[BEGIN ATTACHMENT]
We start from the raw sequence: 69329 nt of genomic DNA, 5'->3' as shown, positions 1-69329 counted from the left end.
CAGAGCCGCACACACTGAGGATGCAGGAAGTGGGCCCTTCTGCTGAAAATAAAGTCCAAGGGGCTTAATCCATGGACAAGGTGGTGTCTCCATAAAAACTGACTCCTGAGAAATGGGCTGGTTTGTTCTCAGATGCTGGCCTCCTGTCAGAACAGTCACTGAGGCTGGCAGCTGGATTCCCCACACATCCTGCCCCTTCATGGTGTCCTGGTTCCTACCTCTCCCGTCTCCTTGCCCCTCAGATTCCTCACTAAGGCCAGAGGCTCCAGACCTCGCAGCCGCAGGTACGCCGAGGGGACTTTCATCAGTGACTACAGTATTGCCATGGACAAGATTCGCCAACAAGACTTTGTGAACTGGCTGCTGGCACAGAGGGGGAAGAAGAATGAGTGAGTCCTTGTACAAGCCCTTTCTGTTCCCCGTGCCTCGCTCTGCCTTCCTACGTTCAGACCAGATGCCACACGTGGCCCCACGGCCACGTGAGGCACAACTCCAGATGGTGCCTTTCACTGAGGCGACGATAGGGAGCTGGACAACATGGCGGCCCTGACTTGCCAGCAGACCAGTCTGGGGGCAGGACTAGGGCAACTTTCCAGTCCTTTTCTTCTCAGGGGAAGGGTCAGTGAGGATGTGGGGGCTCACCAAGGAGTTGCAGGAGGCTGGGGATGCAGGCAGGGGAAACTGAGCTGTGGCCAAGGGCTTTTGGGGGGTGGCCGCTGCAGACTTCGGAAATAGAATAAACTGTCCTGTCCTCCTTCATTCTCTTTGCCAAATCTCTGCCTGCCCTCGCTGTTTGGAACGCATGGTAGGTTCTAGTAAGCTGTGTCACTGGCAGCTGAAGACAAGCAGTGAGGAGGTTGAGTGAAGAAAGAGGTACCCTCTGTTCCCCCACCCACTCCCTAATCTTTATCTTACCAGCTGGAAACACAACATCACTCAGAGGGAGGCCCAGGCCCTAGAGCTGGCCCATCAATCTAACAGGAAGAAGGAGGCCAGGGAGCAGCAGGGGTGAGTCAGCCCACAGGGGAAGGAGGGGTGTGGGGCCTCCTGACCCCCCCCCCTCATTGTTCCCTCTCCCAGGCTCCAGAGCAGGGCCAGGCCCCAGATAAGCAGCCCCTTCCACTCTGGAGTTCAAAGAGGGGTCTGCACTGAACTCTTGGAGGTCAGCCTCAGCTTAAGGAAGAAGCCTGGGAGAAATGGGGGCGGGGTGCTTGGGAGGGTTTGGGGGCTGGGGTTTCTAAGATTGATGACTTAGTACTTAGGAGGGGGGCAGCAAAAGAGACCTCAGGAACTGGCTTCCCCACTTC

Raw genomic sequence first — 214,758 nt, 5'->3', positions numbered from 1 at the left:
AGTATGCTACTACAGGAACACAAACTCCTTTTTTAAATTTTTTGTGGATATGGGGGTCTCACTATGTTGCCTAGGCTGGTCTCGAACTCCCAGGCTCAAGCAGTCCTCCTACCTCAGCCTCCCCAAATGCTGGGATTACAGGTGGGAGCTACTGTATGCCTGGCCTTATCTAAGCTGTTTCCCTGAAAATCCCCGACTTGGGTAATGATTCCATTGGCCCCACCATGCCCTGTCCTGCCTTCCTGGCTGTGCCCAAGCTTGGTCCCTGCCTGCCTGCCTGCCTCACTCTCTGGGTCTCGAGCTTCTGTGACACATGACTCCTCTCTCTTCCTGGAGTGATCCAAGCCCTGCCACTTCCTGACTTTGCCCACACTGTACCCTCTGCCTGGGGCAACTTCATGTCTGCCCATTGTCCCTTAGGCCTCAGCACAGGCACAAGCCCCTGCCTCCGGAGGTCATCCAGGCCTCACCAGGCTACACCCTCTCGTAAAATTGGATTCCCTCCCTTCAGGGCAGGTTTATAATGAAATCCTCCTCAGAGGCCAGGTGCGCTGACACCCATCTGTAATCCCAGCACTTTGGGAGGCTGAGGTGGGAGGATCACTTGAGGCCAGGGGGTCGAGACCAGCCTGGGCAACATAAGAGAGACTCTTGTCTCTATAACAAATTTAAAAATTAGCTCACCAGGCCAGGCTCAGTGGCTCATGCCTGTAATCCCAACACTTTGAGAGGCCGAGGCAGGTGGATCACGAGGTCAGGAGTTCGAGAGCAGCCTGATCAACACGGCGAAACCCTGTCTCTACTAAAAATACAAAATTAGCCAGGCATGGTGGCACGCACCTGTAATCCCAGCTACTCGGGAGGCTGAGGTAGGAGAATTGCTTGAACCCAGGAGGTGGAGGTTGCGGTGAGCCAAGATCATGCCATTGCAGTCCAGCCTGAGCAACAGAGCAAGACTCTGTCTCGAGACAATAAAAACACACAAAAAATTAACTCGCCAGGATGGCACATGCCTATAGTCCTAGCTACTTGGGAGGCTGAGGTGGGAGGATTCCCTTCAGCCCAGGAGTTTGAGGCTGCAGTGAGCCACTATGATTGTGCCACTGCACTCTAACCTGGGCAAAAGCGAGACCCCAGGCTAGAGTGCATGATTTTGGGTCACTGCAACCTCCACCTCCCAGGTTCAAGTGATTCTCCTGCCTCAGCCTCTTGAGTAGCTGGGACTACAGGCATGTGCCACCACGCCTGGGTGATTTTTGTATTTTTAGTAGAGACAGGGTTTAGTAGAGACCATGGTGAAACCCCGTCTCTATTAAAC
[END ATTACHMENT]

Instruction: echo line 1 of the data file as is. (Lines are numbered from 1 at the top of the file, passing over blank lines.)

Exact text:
We start from the raw sequence: 69329 nt of genomic DNA, 5'->3' as shown, positions 1-69329 counted from the left end.